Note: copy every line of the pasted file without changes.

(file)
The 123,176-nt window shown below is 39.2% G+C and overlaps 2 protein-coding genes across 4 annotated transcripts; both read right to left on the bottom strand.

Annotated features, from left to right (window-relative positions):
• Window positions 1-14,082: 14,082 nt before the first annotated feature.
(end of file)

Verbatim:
The 123,176-nt window shown below is 39.2% G+C and overlaps 2 protein-coding genes across 4 annotated transcripts; both read right to left on the bottom strand.

Annotated features, from left to right (window-relative positions):
• Window positions 1-14,082: 14,082 nt before the first annotated feature.